as follows:

    D D1 M 1Q ; 1

    where D is the project duration;M is the number of pro-

    gress units; and D1 is the duration of the rst unit. Since

    M is a constant, to minimize the project duration isequivalent to maximizing the system production rate,

    Q (measured in unit/day), which can be expressed as

    Q M 1D D1 . 2

    The objective is thereby

    Maximize Q. 3The constraints comprise six sets of equations. The

    rst set describes that the system production rate is gov-

    erned by the slowest activity. This is the underlying con-

    cept of bottleneck in the Theory of Constraint [12]

    Q 6 Qi 8i; 4where Qi denotes the production rate of activity i (mea-

    sured in unit/day).The second set denes coecients of resource con-

    sumption for individual activities (RCi)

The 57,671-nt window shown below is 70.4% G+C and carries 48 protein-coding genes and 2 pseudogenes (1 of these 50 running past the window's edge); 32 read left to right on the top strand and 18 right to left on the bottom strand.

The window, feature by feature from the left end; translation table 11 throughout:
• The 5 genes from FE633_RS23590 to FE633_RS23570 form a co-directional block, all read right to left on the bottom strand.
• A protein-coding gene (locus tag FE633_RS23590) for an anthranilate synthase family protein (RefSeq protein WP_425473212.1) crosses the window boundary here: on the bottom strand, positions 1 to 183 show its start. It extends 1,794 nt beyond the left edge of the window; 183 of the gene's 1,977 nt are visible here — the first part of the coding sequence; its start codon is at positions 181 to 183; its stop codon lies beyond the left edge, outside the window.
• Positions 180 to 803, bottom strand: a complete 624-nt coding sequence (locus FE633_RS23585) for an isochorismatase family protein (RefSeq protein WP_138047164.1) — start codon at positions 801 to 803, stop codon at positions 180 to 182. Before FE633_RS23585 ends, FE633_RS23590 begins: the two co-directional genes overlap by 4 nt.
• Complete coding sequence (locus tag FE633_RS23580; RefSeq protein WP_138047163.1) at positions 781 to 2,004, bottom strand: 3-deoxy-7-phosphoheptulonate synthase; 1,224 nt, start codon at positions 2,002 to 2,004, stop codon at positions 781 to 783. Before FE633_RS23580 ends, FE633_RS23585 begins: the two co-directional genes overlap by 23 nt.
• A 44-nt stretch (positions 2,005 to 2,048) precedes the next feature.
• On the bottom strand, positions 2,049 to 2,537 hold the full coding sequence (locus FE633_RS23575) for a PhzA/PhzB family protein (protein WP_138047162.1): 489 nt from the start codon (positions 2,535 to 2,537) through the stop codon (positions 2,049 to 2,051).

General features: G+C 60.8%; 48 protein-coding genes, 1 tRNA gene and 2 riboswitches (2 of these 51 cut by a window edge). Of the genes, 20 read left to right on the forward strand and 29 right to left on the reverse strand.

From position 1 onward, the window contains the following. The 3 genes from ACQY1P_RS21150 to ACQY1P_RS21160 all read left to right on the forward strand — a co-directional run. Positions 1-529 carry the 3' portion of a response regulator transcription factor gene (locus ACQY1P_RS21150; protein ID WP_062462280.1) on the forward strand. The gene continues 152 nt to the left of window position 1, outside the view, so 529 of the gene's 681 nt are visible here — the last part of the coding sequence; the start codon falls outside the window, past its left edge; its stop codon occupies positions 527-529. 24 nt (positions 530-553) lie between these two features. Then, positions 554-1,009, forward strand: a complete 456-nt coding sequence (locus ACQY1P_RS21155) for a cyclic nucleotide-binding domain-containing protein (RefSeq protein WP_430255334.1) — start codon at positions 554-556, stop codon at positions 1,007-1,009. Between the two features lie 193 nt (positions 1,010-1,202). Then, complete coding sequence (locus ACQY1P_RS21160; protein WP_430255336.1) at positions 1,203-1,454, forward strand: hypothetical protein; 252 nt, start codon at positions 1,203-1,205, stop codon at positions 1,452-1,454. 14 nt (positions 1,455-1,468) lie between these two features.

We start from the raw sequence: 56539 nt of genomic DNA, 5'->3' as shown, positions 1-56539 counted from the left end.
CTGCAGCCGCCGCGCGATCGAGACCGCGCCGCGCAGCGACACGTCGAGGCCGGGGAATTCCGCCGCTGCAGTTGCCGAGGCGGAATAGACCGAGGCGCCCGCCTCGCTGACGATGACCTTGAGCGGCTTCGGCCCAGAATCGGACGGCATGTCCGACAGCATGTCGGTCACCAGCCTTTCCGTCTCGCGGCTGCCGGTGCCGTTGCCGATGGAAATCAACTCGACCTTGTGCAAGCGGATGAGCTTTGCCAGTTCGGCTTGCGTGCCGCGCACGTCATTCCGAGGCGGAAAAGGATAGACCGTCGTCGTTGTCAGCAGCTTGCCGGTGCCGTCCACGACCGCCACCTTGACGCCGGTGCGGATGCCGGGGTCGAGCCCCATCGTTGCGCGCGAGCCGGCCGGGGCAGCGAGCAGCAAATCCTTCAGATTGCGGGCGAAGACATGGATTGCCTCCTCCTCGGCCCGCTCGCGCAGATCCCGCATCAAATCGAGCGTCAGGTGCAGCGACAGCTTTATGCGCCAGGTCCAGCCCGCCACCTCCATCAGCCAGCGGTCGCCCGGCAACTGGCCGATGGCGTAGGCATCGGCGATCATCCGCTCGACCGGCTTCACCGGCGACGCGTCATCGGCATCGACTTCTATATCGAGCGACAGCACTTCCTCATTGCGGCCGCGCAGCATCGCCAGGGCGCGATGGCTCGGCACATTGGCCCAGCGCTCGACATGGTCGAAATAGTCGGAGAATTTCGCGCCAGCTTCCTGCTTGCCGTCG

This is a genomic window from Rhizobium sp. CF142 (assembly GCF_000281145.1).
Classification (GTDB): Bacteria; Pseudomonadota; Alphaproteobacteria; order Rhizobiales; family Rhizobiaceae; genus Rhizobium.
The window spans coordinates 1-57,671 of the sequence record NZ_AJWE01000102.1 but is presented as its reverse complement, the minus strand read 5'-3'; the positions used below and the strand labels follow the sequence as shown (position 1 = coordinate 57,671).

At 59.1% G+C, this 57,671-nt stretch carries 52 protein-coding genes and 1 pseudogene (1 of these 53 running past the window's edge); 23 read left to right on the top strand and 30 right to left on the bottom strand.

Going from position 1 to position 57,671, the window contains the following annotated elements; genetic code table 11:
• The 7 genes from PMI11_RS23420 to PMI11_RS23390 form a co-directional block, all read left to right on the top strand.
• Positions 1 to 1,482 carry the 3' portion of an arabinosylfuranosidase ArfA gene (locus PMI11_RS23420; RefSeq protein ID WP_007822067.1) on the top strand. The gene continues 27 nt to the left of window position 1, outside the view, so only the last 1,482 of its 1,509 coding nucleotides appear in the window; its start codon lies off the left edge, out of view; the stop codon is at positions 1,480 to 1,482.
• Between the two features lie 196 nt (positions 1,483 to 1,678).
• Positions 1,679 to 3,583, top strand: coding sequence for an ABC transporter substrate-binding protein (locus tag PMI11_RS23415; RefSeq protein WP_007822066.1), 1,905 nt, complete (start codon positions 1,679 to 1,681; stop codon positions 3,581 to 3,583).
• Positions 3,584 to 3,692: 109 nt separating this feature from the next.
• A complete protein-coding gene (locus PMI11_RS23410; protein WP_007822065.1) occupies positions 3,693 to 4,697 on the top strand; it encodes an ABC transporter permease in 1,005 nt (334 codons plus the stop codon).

RCi DiQi 8i. 5Since the unit duration of activity i (Di, measured in day/

    unit) is a known constant, the coecient of resourceconsumption is directly proportional to the production

    rate of activity i (Qi, measured in unit/day). The mecha-

    nism is that an increase in the production rate of an

    activity would require more resources working at dier-

    ent units simultaneously. As a result of multiplication,the coecient of resource consumption is unitless.In the third set, we derive the daily working hours of

    the resource j allocated to activity i (RDij, measured in

    resource-hour/day) by dividing the working hours of

    resource j required by activity i (Rij, measured in